Alternative energy sources are emerging at rapid rates in an effort to cut down on pollution and stop global warming. There are opposing viewpoints, however, that are opposed to alternative energy. Students will research various viewpoints and background on the topic before formulating their own opinions.
In this lesson, students will evaluate multiple viewpoints on alternative energy sources and formulate their own opinions based on their research.
To begin, students will view the photograph, taken on a drive through Indiana. In response to viewing the photo, students will write everything they know about the photo without any prompting (two minutes). This will ensure that any prior knowledge is activated before beginning the lesson. Once time is up, students will share with an elbow partner and decide on one important piece of information to share, per pair. The teacher (or a student helper) will record all of the unique information on the board or chart paper for future reference.
Students will first be directed to the Wonderopolis website to examine Wonder #732. With their elbow partners from the warm-up, students will read the information and check out the supporting sources, including websites, videos, and photos to confirm what they already knew about wind farms and note any newly learned information. Then, students will complete the following statement in their pairs:
Wind farms are/are not an effective source of alternative energy because _______________.
Students will transfer this onto a sentence strip or sticky note and place this in a central location in the room, such as the board or a piece of chart paper.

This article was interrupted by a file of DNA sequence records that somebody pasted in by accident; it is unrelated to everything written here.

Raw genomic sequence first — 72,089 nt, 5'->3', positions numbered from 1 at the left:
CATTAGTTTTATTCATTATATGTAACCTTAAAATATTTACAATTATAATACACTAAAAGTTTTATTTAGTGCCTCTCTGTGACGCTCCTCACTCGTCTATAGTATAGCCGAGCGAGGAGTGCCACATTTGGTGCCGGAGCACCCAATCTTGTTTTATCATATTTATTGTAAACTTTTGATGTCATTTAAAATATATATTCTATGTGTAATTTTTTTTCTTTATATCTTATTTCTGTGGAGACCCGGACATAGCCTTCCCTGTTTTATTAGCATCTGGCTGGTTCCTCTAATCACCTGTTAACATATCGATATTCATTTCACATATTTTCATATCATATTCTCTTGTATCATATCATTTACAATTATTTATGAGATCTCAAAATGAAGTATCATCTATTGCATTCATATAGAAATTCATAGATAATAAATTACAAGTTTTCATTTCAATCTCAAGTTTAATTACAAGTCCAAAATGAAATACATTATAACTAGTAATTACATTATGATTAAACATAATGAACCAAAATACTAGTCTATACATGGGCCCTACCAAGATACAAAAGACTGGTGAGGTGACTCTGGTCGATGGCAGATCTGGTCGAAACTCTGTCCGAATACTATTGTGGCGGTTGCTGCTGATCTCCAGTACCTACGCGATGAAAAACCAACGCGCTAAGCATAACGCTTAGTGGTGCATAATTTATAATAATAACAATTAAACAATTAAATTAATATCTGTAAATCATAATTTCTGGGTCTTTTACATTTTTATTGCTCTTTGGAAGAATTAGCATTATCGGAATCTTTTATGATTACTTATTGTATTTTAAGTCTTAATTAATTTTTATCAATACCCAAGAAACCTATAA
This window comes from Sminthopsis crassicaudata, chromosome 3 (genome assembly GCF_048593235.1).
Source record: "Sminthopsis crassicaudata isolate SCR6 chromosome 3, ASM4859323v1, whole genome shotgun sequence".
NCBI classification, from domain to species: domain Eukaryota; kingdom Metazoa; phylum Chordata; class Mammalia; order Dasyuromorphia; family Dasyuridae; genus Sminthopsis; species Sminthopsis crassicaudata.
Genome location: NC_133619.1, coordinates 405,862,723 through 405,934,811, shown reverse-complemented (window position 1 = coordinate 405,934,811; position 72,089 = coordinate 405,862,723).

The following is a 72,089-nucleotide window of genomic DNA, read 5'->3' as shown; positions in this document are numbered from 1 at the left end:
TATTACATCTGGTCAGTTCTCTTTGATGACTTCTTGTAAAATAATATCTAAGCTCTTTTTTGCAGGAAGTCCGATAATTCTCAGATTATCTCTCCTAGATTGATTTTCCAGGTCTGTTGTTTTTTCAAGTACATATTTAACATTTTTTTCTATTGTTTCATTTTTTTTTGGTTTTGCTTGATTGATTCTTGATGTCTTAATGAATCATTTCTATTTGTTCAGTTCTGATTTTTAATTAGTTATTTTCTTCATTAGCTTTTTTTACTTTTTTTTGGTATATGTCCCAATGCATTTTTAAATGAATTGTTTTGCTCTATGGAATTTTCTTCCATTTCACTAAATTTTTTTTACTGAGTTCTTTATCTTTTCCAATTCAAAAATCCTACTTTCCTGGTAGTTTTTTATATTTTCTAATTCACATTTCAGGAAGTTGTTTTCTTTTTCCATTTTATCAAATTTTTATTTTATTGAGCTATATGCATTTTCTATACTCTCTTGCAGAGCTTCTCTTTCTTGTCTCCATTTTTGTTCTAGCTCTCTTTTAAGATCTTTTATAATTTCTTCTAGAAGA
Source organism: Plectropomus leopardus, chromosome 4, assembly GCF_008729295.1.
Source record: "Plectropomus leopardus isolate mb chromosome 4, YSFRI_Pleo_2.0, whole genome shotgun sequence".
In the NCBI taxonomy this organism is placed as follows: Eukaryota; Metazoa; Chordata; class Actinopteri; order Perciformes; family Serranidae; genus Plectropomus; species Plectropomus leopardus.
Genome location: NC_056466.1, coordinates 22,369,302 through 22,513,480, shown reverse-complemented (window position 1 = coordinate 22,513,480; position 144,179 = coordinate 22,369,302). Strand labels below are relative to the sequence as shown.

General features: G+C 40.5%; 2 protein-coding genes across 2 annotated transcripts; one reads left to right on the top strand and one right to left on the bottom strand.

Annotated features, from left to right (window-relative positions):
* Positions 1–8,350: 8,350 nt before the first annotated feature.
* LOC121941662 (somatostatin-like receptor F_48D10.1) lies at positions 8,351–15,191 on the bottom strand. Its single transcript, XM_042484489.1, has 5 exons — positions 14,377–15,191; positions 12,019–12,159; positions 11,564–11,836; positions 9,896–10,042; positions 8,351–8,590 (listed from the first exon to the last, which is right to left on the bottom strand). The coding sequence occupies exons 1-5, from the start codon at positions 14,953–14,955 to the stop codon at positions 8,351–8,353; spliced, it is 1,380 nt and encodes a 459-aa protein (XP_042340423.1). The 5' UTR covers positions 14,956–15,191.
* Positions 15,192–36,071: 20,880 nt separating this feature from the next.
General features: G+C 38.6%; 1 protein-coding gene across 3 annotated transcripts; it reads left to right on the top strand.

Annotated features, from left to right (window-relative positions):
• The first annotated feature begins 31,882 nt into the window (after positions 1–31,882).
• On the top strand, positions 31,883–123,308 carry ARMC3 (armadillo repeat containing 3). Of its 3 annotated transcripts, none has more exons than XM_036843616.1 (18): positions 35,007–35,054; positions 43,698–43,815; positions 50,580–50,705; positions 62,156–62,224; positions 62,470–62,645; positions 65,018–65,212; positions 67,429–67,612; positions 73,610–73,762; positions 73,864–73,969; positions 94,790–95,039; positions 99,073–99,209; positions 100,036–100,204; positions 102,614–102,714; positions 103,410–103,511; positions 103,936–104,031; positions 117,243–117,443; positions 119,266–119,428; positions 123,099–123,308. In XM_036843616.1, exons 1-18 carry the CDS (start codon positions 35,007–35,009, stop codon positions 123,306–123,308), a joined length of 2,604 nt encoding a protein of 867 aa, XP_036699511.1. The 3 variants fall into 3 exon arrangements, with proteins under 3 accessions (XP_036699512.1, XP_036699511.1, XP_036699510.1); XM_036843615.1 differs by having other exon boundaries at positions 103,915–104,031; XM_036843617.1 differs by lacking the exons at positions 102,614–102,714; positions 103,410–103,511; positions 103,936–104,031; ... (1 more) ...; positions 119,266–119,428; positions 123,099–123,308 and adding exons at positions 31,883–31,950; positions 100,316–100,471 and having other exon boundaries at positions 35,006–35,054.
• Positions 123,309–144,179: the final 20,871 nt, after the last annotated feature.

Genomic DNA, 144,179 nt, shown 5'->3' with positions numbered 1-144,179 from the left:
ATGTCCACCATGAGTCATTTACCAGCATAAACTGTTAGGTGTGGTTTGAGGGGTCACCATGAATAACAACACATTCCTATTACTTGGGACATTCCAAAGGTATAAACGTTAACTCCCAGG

Once this opinion statement is completed, students will search independently for one additional alternative energy source and read about it in the same manner. They will complete one more statement as they did before, such as:
__________ is/is not an effective source of alternative energy because _________________________.
There are several other Wonders that address alternative energy sources that can be used as well if students are struggling to find new sources:
Be sure to remind students to properly document their sources.
* If technology is not available individually, small groups or whole group can take a look on available devices.
In order to assess students' ability to formulate informed opinions on a topic, students will individually address the following prompt and submit for formative assessment:
Do you recommend using alternative energy sources? Why or why not? Support your opinion with relevant evidence from your research today.